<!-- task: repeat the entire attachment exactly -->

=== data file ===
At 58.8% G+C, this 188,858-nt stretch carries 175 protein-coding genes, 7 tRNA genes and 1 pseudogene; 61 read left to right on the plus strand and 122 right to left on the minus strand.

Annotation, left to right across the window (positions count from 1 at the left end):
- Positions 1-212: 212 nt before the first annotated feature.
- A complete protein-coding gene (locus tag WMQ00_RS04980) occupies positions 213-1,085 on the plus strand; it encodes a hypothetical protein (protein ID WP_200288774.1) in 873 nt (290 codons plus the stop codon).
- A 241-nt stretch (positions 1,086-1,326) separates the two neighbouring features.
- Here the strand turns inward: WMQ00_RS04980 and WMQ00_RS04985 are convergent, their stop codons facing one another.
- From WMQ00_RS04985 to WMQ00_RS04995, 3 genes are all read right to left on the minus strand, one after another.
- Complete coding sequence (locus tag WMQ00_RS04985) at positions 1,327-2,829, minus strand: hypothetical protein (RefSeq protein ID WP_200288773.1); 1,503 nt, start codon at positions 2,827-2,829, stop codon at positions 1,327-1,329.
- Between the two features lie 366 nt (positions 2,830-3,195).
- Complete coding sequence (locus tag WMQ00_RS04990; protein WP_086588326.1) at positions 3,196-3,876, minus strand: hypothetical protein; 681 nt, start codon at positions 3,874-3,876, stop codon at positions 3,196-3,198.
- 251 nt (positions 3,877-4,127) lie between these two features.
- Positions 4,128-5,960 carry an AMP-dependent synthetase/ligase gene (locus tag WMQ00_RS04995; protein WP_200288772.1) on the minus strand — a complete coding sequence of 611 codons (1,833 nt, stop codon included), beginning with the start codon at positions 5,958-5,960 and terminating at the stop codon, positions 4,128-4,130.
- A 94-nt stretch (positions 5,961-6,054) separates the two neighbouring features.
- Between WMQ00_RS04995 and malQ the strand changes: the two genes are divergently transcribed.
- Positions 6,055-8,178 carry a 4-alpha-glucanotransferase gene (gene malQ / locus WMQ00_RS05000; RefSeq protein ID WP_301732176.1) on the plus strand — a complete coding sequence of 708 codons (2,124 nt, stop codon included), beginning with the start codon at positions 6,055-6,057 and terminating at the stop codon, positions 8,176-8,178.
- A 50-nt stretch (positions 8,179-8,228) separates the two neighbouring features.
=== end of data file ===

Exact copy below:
At 58.8% G+C, this 188,858-nt stretch carries 175 protein-coding genes, 7 tRNA genes and 1 pseudogene; 61 read left to right on the plus strand and 122 right to left on the minus strand.

Annotation, left to right across the window (positions count from 1 at the left end):
- Positions 1-212: 212 nt before the first annotated feature.
- A complete protein-coding gene (locus tag WMQ00_RS04980) occupies positions 213-1,085 on the plus strand; it encodes a hypothetical protein (protein ID WP_200288774.1) in 873 nt (290 codons plus the stop codon).
- A 241-nt stretch (positions 1,086-1,326) separates the two neighbouring features.
- Here the strand turns inward: WMQ00_RS04980 and WMQ00_RS04985 are convergent, their stop codons facing one another.
- From WMQ00_RS04985 to WMQ00_RS04995, 3 genes are all read right to left on the minus strand, one after another.
- Complete coding sequence (locus tag WMQ00_RS04985) at positions 1,327-2,829, minus strand: hypothetical protein (RefSeq protein ID WP_200288773.1); 1,503 nt, start codon at positions 2,827-2,829, stop codon at positions 1,327-1,329.
- Between the two features lie 366 nt (positions 2,830-3,195).
- Complete coding sequence (locus tag WMQ00_RS04990; protein WP_086588326.1) at positions 3,196-3,876, minus strand: hypothetical protein; 681 nt, start codon at positions 3,874-3,876, stop codon at positions 3,196-3,198.
- 251 nt (positions 3,877-4,127) lie between these two features.
- Positions 4,128-5,960 carry an AMP-dependent synthetase/ligase gene (locus tag WMQ00_RS04995; protein WP_200288772.1) on the minus strand — a complete coding sequence of 611 codons (1,833 nt, stop codon included), beginning with the start codon at positions 5,958-5,960 and terminating at the stop codon, positions 4,128-4,130.
- A 94-nt stretch (positions 5,961-6,054) separates the two neighbouring features.
- Between WMQ00_RS04995 and malQ the strand changes: the two genes are divergently transcribed.
- Positions 6,055-8,178 carry a 4-alpha-glucanotransferase gene (gene malQ / locus WMQ00_RS05000; RefSeq protein ID WP_301732176.1) on the plus strand — a complete coding sequence of 708 codons (2,124 nt, stop codon included), beginning with the start codon at positions 6,055-6,057 and terminating at the stop codon, positions 8,176-8,178.
- A 50-nt stretch (positions 8,179-8,228) separates the two neighbouring features.